The consequences became almost impossible to ignore. After testing hundreds of homes, Virginia Tech concluded that 40 percent of homes using Flint water had serious levels of lead as well. Finally, in October, the city switched back to the Detroit water supplier. Afterwards, the city responded to the chaos surrounding the water supply by citing mere confusion about federal protocol which overlooked the lack of corrosion control in the city.
In an email to a Detroit reporter, MDEQ Director Dan Wyant explained there was a misunderstanding in which “the staff believed they were handling the situation in accordance with proper protocol” but in fact were only acting upon protocol for communities under 50,000 people (At the time, Flint’s population was double that amount according to the US Census). He also added that the lime added to the water supply was insufficient to control corrosion.
In December 2015, just after Karen Weaver was elected mayor of Flint, a state of emergency was declared for the city. In the wake of their disastrous actions, director Dan Wyant and spokesperson Brad Wurfel resigned from the MDEQ. January brought another declaration of a state of emergency, this time from President Obama. This authorized the Federal Emergency Management Agency (FEMA) to provide assistance to affected peoples as well as administer federal funding to help cover the cost of reversing the issue.
The aftermath of the disaster brought legal action as the city attempted to recover. In total, nine people were criminally charged for misconduct, conspiracy, and deliberate neglect of duty. This includes Liane Shekter-Smith, Adam Rosenthal, and Patrick Cook, all of whom worked within the MDEQ and are suspected of misleading officials about Flint’s water treatment plan. Nancy Peeler, Robert Scott, and Corinne Miller of the Michigan Department of Health and Human Services are also accused to withholding a report concerning high lead levels in the blood of Flint children.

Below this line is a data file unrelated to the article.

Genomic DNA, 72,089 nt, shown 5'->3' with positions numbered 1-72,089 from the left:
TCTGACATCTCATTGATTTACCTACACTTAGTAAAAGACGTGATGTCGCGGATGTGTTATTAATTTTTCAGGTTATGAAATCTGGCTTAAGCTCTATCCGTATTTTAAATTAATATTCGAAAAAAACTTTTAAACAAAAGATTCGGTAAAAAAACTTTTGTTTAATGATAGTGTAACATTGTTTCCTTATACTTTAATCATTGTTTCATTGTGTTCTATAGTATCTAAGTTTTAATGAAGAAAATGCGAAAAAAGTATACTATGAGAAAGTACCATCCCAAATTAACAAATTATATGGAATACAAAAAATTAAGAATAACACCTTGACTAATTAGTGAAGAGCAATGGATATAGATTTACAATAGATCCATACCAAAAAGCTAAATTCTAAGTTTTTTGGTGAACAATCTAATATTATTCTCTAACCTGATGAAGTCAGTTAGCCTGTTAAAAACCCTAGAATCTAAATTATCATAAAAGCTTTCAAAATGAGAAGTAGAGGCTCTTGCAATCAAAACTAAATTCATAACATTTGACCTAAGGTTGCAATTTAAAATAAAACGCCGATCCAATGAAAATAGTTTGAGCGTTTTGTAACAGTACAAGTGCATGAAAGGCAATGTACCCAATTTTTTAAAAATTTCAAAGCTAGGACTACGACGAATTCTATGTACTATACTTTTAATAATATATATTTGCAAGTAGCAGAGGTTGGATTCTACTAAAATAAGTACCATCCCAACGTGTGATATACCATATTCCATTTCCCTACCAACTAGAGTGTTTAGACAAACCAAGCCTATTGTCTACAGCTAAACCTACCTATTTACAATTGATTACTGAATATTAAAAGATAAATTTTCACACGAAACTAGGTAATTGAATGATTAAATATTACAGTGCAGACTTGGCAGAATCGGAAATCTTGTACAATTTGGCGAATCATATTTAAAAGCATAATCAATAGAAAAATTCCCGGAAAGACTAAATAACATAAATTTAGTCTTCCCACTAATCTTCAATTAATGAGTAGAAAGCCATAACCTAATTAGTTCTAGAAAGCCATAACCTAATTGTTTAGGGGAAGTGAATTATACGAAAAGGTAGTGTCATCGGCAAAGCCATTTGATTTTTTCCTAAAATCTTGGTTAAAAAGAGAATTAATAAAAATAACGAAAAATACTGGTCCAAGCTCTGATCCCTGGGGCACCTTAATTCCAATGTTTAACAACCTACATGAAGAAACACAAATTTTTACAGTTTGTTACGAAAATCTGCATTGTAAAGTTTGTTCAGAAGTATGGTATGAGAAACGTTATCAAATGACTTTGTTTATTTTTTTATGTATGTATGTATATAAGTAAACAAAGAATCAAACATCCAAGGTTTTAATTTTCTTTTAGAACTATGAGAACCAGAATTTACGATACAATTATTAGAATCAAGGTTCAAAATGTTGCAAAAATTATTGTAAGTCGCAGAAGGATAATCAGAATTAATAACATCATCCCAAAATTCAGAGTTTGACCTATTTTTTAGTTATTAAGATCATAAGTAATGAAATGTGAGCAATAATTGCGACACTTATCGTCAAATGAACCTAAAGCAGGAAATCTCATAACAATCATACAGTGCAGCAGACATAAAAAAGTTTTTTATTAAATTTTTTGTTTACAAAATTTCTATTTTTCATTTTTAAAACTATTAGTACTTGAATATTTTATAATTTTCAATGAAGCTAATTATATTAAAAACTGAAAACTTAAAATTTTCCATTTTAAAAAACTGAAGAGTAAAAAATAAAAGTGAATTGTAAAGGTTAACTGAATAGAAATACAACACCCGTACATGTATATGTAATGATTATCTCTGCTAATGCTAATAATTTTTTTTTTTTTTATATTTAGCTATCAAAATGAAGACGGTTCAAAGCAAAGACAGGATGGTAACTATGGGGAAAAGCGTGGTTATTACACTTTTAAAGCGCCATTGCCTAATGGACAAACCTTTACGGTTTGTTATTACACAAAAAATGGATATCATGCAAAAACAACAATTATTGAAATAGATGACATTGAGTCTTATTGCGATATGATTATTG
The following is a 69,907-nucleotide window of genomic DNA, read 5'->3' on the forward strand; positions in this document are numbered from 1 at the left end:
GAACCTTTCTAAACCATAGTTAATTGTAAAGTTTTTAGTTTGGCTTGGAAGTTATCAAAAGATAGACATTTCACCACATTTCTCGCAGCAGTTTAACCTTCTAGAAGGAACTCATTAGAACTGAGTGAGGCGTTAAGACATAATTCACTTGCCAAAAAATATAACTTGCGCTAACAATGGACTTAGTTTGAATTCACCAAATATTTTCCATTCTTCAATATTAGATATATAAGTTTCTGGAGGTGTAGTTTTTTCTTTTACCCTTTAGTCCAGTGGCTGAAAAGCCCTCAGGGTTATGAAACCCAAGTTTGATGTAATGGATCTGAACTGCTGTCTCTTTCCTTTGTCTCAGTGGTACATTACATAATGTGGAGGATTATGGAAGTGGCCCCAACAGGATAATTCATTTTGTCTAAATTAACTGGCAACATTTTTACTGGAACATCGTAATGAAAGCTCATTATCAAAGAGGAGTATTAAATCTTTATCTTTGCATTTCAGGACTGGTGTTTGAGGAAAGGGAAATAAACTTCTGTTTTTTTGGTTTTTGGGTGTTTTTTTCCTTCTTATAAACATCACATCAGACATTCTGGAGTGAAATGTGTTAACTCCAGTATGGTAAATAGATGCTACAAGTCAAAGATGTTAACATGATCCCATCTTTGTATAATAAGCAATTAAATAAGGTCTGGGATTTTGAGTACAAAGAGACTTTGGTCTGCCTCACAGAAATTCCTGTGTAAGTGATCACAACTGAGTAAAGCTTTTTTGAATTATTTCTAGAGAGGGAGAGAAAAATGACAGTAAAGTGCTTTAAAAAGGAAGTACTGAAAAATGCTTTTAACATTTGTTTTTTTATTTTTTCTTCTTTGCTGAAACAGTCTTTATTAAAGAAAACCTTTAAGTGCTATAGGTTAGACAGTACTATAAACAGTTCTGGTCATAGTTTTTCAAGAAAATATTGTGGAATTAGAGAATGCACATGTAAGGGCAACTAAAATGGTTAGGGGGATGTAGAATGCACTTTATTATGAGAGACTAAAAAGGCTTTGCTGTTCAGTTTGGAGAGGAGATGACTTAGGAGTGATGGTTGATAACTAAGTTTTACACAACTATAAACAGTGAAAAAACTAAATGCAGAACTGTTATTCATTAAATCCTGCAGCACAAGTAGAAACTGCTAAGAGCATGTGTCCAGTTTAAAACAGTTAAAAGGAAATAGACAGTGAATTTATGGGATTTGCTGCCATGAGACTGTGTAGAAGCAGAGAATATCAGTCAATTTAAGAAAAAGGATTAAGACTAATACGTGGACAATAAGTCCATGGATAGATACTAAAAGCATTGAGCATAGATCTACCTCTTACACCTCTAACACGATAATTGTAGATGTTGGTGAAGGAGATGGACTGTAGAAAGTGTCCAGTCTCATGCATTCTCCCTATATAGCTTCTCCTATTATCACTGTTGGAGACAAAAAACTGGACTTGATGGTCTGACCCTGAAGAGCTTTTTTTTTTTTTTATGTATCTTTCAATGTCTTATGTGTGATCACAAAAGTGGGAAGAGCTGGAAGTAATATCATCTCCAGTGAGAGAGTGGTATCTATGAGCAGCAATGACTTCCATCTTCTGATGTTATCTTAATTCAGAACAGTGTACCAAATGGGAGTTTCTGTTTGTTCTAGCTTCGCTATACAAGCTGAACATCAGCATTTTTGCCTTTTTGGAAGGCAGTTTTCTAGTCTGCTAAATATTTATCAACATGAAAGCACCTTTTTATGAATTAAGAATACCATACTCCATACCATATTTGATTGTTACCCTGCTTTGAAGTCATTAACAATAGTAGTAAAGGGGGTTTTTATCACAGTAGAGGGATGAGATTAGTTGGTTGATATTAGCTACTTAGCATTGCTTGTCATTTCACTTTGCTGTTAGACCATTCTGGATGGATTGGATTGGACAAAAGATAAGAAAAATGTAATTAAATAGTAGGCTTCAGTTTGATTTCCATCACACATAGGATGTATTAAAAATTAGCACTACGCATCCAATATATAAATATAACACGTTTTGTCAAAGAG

As of January 2017, Flint still struggles to provide adequate water for its citizens. Although the water is now within federal limits of lead and copper content, the city has a long way to go before residents can feel secure, according to The New York Times. Cautions remain about turning on faucets, and Mayor Weaver urges citizens to use water filters or drink bottled water. In the meantime, the city is working to replace the estimated 20,000 pipes contaminated with lead. These efforts may take years to reach full completion.
Beyond the physical detriments of the ordeal, Flint’s citizens are also weary on an emotional level as attempts are made to instill faith in the community. The repercussions of the last few years, however, are beyond even the dangerous physical illnesses from the hazardous water.
The Huffington Post featured a piece showing real residents who have all been impacted by the crisis: regular blood donors find they are no longer eligible to give, children are trained not to touch the water from their home, and other similar effects characterize Flint as a community that is a long way from recovery. Flint also suffers from a weakened relationship between the government and its citizens. Renewed investment in water quality will also require an equal effort in those who call the city home, thus an increased commitment in the future of Flint, Michigan and its residents.